The granting of royal assent to the Small Business, Enterprise and Employment Act 2015 should be good news for creditors, particularly those who are left owed money by a business customer who has gone into corporate insolvency.
That is because there are several measures included in the legislation that should leave more money in the pot to pay creditors what they are owed, even after the administrators take out their fee; and there may also be the option to pursue a company's former directors personally for redress.
One of the biggest obstacles to recovering an outstanding debt has always been if a company ceases trading - this is basically a dead end, as once the company ceases to exist, it's impossible to continue chasing the individuals who ran it. Or is it?
Under the terms of the Small Business, Enterprise and Employment Act 2015, which received royal assent on March 26th 2015, new rules will apply to disqualified directors, and particularly to any losses incurred by creditors due to director misconduct.
Last week, the Small Business, Enterprise and Employment Act 2015 gained royal assent, meaning broadly speaking, the various measures that have already been outlined by BIS, the Insolvency Service and other government departments should be brought into law without any major changes.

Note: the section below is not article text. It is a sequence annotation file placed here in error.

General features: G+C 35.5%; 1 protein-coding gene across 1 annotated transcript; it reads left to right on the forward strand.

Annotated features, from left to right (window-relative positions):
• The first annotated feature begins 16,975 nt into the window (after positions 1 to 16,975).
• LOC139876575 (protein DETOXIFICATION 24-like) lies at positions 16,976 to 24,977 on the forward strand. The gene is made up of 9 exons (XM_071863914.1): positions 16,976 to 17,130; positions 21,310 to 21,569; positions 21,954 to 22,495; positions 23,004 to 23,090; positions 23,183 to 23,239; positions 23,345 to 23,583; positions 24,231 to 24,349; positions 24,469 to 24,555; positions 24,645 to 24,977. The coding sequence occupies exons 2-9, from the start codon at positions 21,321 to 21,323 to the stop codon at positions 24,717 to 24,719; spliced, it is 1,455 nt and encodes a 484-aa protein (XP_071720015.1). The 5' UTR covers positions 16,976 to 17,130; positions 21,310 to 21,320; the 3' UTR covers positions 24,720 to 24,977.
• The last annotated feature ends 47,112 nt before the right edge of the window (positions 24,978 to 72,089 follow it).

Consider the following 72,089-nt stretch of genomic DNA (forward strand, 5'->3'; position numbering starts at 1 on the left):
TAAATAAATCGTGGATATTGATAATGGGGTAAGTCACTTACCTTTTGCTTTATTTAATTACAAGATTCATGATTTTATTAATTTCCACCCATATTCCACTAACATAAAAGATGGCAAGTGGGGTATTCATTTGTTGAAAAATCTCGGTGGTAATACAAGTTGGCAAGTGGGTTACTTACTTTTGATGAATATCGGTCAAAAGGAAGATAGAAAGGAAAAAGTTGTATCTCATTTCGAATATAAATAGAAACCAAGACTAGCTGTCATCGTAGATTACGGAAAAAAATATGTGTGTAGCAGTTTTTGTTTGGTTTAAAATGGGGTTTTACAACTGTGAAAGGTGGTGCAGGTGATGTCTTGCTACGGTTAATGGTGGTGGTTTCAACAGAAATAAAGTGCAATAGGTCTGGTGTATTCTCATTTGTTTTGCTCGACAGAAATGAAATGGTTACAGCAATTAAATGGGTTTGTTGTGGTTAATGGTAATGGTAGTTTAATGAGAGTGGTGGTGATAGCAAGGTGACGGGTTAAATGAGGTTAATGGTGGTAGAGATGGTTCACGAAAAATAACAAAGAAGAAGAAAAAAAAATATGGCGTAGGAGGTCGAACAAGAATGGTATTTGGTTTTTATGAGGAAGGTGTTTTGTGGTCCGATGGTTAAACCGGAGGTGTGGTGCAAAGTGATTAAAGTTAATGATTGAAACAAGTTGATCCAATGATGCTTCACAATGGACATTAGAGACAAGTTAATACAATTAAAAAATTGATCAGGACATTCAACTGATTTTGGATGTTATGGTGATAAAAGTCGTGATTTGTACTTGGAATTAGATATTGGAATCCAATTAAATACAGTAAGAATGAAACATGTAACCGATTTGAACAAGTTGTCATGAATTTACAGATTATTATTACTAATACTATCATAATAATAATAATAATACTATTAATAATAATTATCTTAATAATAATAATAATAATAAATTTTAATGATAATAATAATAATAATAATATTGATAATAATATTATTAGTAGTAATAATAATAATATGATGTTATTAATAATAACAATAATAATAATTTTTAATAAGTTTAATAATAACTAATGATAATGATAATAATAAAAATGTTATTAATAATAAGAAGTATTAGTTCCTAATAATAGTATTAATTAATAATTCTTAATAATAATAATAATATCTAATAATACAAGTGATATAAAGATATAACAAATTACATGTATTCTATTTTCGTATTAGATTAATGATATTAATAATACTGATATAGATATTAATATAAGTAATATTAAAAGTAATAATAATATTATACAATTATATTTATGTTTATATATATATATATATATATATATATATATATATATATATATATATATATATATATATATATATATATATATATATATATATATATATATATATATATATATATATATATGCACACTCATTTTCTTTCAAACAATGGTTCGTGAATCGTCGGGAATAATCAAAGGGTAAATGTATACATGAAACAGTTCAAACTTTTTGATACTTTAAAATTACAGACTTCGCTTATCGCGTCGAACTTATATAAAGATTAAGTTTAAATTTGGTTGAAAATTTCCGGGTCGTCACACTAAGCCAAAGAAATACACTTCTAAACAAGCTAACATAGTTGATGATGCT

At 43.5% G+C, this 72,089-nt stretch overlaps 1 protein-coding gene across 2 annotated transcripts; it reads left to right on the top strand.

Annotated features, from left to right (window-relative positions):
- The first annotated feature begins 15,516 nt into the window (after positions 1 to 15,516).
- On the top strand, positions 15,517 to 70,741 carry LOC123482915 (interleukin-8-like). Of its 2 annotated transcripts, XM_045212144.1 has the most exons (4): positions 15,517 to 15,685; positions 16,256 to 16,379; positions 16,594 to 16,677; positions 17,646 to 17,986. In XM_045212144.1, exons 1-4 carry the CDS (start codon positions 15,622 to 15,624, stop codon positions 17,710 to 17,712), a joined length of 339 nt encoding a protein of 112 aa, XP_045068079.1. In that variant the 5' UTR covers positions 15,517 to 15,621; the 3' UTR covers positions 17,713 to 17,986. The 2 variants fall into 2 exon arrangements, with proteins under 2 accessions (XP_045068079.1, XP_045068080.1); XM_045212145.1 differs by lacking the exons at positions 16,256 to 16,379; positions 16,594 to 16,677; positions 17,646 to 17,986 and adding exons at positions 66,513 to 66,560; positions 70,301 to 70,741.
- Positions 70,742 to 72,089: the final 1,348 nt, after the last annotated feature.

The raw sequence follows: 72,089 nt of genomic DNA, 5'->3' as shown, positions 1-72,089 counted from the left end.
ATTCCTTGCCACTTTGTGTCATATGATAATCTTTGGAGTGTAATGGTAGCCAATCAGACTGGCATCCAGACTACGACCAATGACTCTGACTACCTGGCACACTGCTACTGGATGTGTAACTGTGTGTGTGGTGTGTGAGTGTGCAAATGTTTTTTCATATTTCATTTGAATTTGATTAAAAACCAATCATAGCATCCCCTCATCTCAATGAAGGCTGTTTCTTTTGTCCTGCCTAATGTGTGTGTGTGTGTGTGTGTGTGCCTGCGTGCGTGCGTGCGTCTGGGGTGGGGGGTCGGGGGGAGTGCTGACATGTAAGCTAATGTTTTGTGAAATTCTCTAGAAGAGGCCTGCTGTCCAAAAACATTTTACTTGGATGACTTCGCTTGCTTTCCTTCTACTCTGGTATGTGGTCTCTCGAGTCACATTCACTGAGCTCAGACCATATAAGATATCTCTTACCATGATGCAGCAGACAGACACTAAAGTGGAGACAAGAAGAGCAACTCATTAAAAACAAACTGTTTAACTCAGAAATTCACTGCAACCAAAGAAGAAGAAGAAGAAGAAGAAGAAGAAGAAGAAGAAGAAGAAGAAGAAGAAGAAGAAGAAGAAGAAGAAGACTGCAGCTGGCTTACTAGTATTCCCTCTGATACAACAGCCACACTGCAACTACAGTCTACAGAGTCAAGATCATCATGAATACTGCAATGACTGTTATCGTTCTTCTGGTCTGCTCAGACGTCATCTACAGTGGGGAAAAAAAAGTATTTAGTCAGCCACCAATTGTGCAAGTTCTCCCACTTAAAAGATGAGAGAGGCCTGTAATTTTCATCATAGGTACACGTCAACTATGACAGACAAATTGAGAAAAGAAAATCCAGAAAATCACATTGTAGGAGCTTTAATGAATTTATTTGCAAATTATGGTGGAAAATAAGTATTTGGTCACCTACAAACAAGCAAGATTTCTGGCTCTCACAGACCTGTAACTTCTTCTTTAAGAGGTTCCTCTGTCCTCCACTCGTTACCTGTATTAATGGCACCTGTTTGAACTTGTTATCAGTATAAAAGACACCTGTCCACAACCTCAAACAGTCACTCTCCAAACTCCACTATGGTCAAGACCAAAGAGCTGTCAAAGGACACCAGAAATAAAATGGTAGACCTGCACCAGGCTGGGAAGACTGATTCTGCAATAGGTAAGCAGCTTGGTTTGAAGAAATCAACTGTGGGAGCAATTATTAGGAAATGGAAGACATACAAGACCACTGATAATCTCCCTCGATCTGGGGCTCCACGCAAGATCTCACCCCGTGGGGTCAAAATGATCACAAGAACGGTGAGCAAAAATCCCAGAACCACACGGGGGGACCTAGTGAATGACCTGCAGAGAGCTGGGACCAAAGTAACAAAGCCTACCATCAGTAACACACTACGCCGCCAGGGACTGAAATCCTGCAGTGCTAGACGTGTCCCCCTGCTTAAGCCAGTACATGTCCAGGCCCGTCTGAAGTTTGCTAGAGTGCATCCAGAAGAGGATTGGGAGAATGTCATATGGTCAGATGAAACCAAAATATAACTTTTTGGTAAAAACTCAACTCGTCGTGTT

What does this mean for creditors? Actually there are some broad sweeping measures, and some more specific ones, which should combine to tip the balance more fairly in the direction of creditors.
In a frankly astounding turn of events, Debt Guard Solicitors have proposed introducing a right for big businesses to opt out of paying on time.
Read that again, because it's an almost unbelievable statement - a commercial debt recovery firm suggesting that big brands should have the opportunity to simply opt out of being punished for late payment.
Where do small businesses turn for help when they suffer due to late payment? Under new government plans, there could soon be a Small Business Conciliation Service tasked with tackling that precise problem.
That's not its official name as yet - and in fact, you could be forgiven for thinking you already know of a 'conciliation service' for small business disputes, in the form of mediation.
Premier Foods - owners of the Mr Kipling brand, along with several other household names - have encountered their fair share of negative press recently, since it emerged that they were demanding that suppliers should invest in the company in order to continue receiving orders.
Yep, that's right - suppliers to Premier Foods, many of them fairly small foodservice businesses, were apparently told that if they wanted to keep receiving future orders, they had to put their own money into Premier in the form of investment finance.
Finding a supplier for your business can be a tricky process at the best of times; so many online businesses rely heavily on customer testimonials. So what do you do if you are a new business, say a new Debt Collection business and you want to impress potential customers? Are you going to be honest about the fact the business is new and try and offer a great service or do you "fake it till you make it"?